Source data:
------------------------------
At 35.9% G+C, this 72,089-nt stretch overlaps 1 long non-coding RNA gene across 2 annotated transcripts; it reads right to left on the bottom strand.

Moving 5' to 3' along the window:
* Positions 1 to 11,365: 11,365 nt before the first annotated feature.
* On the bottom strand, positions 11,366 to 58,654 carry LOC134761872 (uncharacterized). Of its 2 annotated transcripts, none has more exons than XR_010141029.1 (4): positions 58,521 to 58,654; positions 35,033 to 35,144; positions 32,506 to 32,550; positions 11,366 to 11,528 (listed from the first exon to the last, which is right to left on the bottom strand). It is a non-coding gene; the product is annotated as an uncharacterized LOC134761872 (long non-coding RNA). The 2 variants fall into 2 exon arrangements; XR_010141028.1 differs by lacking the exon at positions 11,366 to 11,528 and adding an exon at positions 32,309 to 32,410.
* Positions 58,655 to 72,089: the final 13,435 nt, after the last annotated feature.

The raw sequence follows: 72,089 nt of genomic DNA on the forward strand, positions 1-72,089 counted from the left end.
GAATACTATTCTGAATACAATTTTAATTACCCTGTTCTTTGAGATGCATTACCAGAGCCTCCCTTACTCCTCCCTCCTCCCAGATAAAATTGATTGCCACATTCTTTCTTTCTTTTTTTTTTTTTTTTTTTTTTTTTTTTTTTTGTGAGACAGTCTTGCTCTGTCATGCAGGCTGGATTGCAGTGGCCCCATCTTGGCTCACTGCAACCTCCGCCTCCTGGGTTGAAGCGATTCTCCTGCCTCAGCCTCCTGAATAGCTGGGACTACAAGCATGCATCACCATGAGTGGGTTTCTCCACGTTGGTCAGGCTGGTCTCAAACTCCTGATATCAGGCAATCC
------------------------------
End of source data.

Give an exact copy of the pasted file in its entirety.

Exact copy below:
At 35.9% G+C, this 72,089-nt stretch overlaps 1 long non-coding RNA gene across 2 annotated transcripts; it reads right to left on the bottom strand.

Moving 5' to 3' along the window:
* Positions 1 to 11,365: 11,365 nt before the first annotated feature.
* On the bottom strand, positions 11,366 to 58,654 carry LOC134761872 (uncharacterized). Of its 2 annotated transcripts, none has more exons than XR_010141029.1 (4): positions 58,521 to 58,654; positions 35,033 to 35,144; positions 32,506 to 32,550; positions 11,366 to 11,528 (listed from the first exon to the last, which is right to left on the bottom strand). It is a non-coding gene; the product is annotated as an uncharacterized LOC134761872 (long non-coding RNA). The 2 variants fall into 2 exon arrangements; XR_010141028.1 differs by lacking the exon at positions 11,366 to 11,528 and adding an exon at positions 32,309 to 32,410.
* Positions 58,655 to 72,089: the final 13,435 nt, after the last annotated feature.

The raw sequence follows: 72,089 nt of genomic DNA on the forward strand, positions 1-72,089 counted from the left end.
GAATACTATTCTGAATACAATTTTAATTACCCTGTTCTTTGAGATGCATTACCAGAGCCTCCCTTACTCCTCCCTCCTCCCAGATAAAATTGATTGCCACATTCTTTCTTTCTTTTTTTTTTTTTTTTTTTTTTTTTTTTTTTTGTGAGACAGTCTTGCTCTGTCATGCAGGCTGGATTGCAGTGGCCCCATCTTGGCTCACTGCAACCTCCGCCTCCTGGGTTGAAGCGATTCTCCTGCCTCAGCCTCCTGAATAGCTGGGACTACAAGCATGCATCACCATGAGTGGGTTTCTCCACGTTGGTCAGGCTGGTCTCAAACTCCTGATATCAGGCAATCC